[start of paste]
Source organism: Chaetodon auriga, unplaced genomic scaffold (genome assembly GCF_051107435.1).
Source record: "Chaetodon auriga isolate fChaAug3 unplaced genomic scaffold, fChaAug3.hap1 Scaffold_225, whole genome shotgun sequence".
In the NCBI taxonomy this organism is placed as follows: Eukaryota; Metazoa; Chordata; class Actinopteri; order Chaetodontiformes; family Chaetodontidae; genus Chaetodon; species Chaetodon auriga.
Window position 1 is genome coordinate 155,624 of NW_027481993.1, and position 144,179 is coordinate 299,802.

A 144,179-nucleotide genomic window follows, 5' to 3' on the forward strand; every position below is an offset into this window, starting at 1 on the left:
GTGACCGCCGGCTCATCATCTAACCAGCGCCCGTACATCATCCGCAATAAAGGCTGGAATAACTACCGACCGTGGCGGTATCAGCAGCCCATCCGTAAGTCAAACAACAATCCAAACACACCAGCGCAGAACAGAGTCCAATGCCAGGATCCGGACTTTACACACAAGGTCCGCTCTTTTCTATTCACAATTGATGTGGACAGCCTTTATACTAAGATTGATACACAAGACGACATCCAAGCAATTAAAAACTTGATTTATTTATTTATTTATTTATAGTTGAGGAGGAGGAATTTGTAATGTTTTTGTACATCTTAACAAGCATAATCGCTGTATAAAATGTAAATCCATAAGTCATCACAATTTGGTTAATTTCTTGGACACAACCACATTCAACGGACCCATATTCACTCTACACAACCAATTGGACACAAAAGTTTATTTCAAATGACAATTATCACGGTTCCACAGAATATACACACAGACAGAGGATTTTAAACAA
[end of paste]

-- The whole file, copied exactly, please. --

Source organism: Chaetodon auriga, unplaced genomic scaffold (genome assembly GCF_051107435.1).
Source record: "Chaetodon auriga isolate fChaAug3 unplaced genomic scaffold, fChaAug3.hap1 Scaffold_225, whole genome shotgun sequence".
In the NCBI taxonomy this organism is placed as follows: Eukaryota; Metazoa; Chordata; class Actinopteri; order Chaetodontiformes; family Chaetodontidae; genus Chaetodon; species Chaetodon auriga.
Window position 1 is genome coordinate 155,624 of NW_027481993.1, and position 144,179 is coordinate 299,802.

A 144,179-nucleotide genomic window follows, 5' to 3' on the forward strand; every position below is an offset into this window, starting at 1 on the left:
GTGACCGCCGGCTCATCATCTAACCAGCGCCCGTACATCATCCGCAATAAAGGCTGGAATAACTACCGACCGTGGCGGTATCAGCAGCCCATCCGTAAGTCAAACAACAATCCAAACACACCAGCGCAGAACAGAGTCCAATGCCAGGATCCGGACTTTACACACAAGGTCCGCTCTTTTCTATTCACAATTGATGTGGACAGCCTTTATACTAAGATTGATACACAAGACGACATCCAAGCAATTAAAAACTTGATTTATTTATTTATTTATTTATAGTTGAGGAGGAGGAATTTGTAATGTTTTTGTACATCTTAACAAGCATAATCGCTGTATAAAATGTAAATCCATAAGTCATCACAATTTGGTTAATTTCTTGGACACAACCACATTCAACGGACCCATATTCACTCTACACAACCAATTGGACACAAAAGTTTATTTCAAATGACAATTATCACGGTTCCACAGAATATACACACAGACAGAGGATTTTAAACAA